San Pedro Town
|San Pedro Town|
|Town of San Pedro, Ambergris Caye|
San Pedro Collage
|Nickname(s): La Isla Bonita|
|Constituency||Belize Rural South|
|• Mayor||Daniel Guerrero (UDP)|
|• Total||71 km2 (27.5 sq mi)|
|Elevation||2 m (7 ft)|
|• Estimate (2016)||17,429|
|• Density||170/km2 (430/sq mi)|
|Time zone||UTC-6 (Central)|
San Pedro is a town on the southern part of the island of Ambergris Caye in the Belize District of the nation of Belize, in Central America. According to 2015 mid-year estimates, the town has a population of about 16,444. It is the second-largest town in the Belize District and largest in the Belize Rural South constituency. The once sleepy fishing village was granted the status of a town in 1984.
San Pedro's inhabitants are known as San Pedranos and most of them originally came from Mexico. Most speak both Spanish and English fluently. Due to the influence of English based Kriol, most San Pedranos can speak English, as well as an intermediate form between English and Spanish that is known as "Kitchen Spanish". It is said one is not a true San Pedrano if one doesn't know how to fish.
The refugees from the "Guerra de Castas" fled mainly south to the sanctuary of northern Belize where the British authorities gave them protection and encouraged them to settle. This was done in the hope that the refugees would eventually establish an agricultural settlement in Corozal and provide the lumber camps with an alternative source of foodstuffs now that the supplies through Bacalar in Mexico were no longer available.
This migration was the principal factor in the settling of northern Belize. The population grew from less than 200 in 1846, to 4,500 inhabitants by 1857, to 8,000 in 1858, in the Corozal District alone. According to the official census in 1861, the population of the northern section of the country was almost twice that of Belize City and the surrounding areas.
The first permanent settlers of San Pedro arrived between 1848 and 1849. These probably consisted of the relatives of fishermen who had previously built fishing camps on the cayes and moved their families over to the safety of the island when the Santa Cruz Maya revolted. There were at first only four families, which were shortly joined by others from the nearby area of Bacalar. The settlement soon grew to a village of about 30 houses and over 50 inhabitants. The settling of Ambergris Caye was typical of this general pattern. The refugees who came to live here had been farmers and fishers in Yucatán who continued these activities in San Pedro.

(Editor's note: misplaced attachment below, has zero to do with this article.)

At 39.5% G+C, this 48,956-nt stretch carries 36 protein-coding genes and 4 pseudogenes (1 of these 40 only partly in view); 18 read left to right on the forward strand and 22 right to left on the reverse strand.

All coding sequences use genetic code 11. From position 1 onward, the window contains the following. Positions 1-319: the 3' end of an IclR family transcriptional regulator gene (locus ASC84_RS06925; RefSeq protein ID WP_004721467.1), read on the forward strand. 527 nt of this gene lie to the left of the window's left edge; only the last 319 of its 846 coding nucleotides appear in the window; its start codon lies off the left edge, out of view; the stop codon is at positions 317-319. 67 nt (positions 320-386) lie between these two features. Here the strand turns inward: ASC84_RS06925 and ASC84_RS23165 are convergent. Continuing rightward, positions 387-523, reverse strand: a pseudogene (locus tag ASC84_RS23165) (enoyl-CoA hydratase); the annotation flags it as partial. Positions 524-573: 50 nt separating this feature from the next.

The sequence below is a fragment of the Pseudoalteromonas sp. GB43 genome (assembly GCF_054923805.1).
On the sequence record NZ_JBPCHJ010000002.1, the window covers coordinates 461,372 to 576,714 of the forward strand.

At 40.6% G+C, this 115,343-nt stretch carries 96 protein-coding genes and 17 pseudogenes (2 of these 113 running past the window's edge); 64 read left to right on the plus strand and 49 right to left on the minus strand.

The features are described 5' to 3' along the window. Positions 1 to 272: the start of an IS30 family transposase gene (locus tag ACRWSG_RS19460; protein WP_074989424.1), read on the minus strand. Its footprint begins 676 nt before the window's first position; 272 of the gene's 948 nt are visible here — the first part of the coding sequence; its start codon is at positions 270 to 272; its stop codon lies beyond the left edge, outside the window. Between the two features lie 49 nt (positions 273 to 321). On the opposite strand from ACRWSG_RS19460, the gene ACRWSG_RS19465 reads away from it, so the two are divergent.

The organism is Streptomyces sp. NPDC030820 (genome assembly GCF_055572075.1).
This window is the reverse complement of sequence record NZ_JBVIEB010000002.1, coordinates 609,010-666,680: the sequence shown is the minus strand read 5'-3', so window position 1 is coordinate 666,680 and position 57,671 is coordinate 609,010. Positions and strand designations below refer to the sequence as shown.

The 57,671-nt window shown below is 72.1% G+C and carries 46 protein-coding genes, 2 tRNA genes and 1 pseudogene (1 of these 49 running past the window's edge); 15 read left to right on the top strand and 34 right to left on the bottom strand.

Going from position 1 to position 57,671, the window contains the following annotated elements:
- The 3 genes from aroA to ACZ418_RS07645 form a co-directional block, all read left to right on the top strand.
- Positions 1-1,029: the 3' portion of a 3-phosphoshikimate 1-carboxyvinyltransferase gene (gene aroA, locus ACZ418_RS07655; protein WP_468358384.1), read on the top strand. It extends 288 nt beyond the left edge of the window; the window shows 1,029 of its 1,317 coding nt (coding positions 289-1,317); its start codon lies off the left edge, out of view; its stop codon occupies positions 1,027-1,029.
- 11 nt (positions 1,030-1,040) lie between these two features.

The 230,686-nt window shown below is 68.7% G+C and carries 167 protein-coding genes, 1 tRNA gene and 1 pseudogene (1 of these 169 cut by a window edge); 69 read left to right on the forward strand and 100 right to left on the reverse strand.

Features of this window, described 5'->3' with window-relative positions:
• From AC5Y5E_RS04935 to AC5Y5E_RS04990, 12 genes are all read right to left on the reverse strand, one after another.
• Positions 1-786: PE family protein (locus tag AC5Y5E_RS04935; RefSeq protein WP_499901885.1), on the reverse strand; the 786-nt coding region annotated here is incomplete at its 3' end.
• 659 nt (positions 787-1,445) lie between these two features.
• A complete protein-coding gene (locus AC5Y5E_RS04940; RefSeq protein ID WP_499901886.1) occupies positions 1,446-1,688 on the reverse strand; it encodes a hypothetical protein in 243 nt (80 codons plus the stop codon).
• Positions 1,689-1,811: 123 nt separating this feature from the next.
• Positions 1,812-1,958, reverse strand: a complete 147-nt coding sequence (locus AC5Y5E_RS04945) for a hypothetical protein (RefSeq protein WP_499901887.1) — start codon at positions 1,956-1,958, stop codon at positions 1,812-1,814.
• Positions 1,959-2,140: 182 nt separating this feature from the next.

On November 27, 1984, San Pedro was officially granted township status. The declaration ceremony was attended by Governor-General Elmira Minita Gordon, Area Representative Louis Sylvestre, and most of the residents of San Pedro. Gilberto Chico Gomez was the town's first mayor.
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Over the centuries, San Pedro has become one of the most popular tourist destinations with protected areas such as Hol Chan Marine Reserve, Shark Ray Alley, Bacalarchico and many more. One of San Pedro's most prized possessions is the Belize Barrier Reef. The San Pedro Barrier Reef is the 'second largest' in the world, the first being the Great Barrier Reef. It is a home to a diverse number of species.
Ambergris Museum is in the town. The north road is over 10 miles long and has greatly expanded resort and beach house development with better access than only watercraft.
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Today San Pedro is known for festivals, one of the most famous being El Gran Carnaval de San Pedro.
El Gran Carnaval de San Pedro goes back to the 1870s, a tradition that is centered around “Juan Carnaval”. A legend states “Juan was an island god, that had sex with over a thousand women from eight different countries and had many children." It is said that he was stabbed to death by his hurt and jealous wife — leaving behind nothing but a will that is traditionally read on Ash Wednesday. A stuffed doll-like idol of Juan Carnaval is burnt every year as symbol of cleansing the community's sins.
This tradition started out with use of powder and has now expanded into water paint and the breaking of eggs. There are rules to this festival: The first day is restricted to children between pm and 7 pm from Ruby’s Hotel beachfront to the cemetery area and the Barrier Reef Drive. They are not allowed to paint individuals who are not participating nor public signs, buildings, and the Comparsa participants. Lastly they are not allowed to use rotten eggs, spray paint, or oil paints.
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